Revenue Forecasting In Salesforce – Reconciliation

Revenue Forecasting In Salesforce – Reconciliation

When we think of the accounting process of reconciliation, we typically are thinking of the reconciliation of the balance sheet accounts. After all, the working capital side of a business is closed out annually and the earnings or losses are swept into retained earnings. The FASB requirements and standard practices of reporting for organizations.

But back on the working capital side of business where operations take place (Sales and Expenses), there is a far more important reconciliation process that is imperative to the life blood (cash) of a business. This reconciliation centers around the most important account in the chart of accounts, revenue.

Yes, sales reconciliation is full of bends and twists. We read about it every day, organizations missing the mark on sales forecast. Do you ever wonder why this occurs?

At White Rock, we work in Salesforce.com every day and we serve our customers who use it for tracking customer activity, recording opportunities for leadership, and addressing the anticipated sales transactions in the organization. The revenue may be derived from services, products, or donations.

What we know about the system processes that we build is that there is a defined and predictable relationship between the data recorded in an opportunity’s stage of the sale and the forecast category. For example, an organization may have a five-stage sales process like this:

  • Initiate
  • Discovery
  • Prove
  • Propose
  • Negotiate

These stages would be related to a forecast category setup maybe like this:

  • Pipeline
  • Best Case
  • Commit
  • Likely to Close

There is a percentage that is assigned to the stage to represent how likely that opportunity will be to get booked as a sale. These percentages are determined based on history and sales management’s sales process activity criteria. Here is an example of how this all comes together in Salesforce.com:

Stage                     Probability of Close                         Forecast Category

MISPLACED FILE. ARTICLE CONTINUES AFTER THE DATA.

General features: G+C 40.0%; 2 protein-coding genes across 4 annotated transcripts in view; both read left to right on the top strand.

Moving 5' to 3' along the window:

Initiate                  10%                                                        Pipeline

Discover               20%                                                        Pipeline

Prove                    50%                                                       Best Case

Propose               70%                                                        Best Case

Negotiate            90%                                                        Commit

In this example, if we have a deal that is in the Prove stage, then management has determined that 50% of the time, half the deals, will close when they reach this stage and they are categorized for Forecasting purposes as a best case. If the total value of those deals is $2,000,000 then experience says that $1,000,000 will result in booked sales.

Now the tricky part. What “moves” a deal along in these stages that provides the forecast outcomes? Well, sales activity on behalf of the sales team, of course. It is assumed that the activities are accurate and well-defined to result in a predictable probability of booked sales.

But what happens if a salesperson is “pushing” the input of data to better reflect a deal’s progress to help the in-process performance look better? Of course, then, we have a padded prediction. If management is not testing the sales activity inputs and puts an inherent trust in the values provided in the sales activity, then a risk is now set in a deal’s outcome. There is a mismatch now recorded in the deal tracking system between the buyer’s view and the seller’s view. Here is where the reconciliation of forecasted revenue breaks down.

This is where organizations should focus their reliance on the type of sales activity that is required in a specific stage of a deal/opportunity. We see so many times where there is poorly defined or subjectively defined activity requirements that are not really supporting a buyer’s behavior. As a result, quarterly forecasts become overstated and unreliable or, even worse, dangerously reflecting the value of future cash flows.

We believe that proper processes and tools that can be associated with long cycle sales are the most important, tactical weapons against this risk. We work with several organizations that focus on this and, in fact, we have developed applications native in Salesforce.com to help leaders have reliable sales forecasting.

We recommend that these types of tools be leveraged to provide a more objective set of activities that are related to the buyer’s journey and behavior. Using them will thwart the subjective input of data that can skew the success of a deal. We invite you to learn more about how White Rock can help you ramp up and conquer the risk and dangers of over-stated progress of deals in your organization.

The proper reconciliation of revenue in an organization is so vital to a healthy predictable cash flow. The setup of the Opportunity object in Salesforce.com utilizing the standard fields Stage and Forecast Category are vital. If this is an area where you think your organization can improve, please give us a call.

Revenue Forecasting In Salesforce – Reconciliation

Revenue Forecasting In Salesforce – Key Components